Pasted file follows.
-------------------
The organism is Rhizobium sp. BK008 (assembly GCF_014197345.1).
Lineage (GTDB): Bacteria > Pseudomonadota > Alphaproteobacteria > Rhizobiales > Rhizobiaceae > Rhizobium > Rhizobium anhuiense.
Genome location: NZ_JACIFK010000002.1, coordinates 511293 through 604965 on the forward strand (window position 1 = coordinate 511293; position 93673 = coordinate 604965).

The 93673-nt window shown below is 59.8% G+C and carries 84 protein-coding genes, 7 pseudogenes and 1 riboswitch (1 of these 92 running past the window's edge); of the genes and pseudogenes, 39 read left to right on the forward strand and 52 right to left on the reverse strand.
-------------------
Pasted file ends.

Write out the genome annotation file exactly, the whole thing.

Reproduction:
The organism is Rhizobium sp. BK008 (assembly GCF_014197345.1).
Lineage (GTDB): Bacteria > Pseudomonadota > Alphaproteobacteria > Rhizobiales > Rhizobiaceae > Rhizobium > Rhizobium anhuiense.
Genome location: NZ_JACIFK010000002.1, coordinates 511293 through 604965 on the forward strand (window position 1 = coordinate 511293; position 93673 = coordinate 604965).

The 93673-nt window shown below is 59.8% G+C and carries 84 protein-coding genes, 7 pseudogenes and 1 riboswitch (1 of these 92 running past the window's edge); of the genes and pseudogenes, 39 read left to right on the forward strand and 52 right to left on the reverse strand.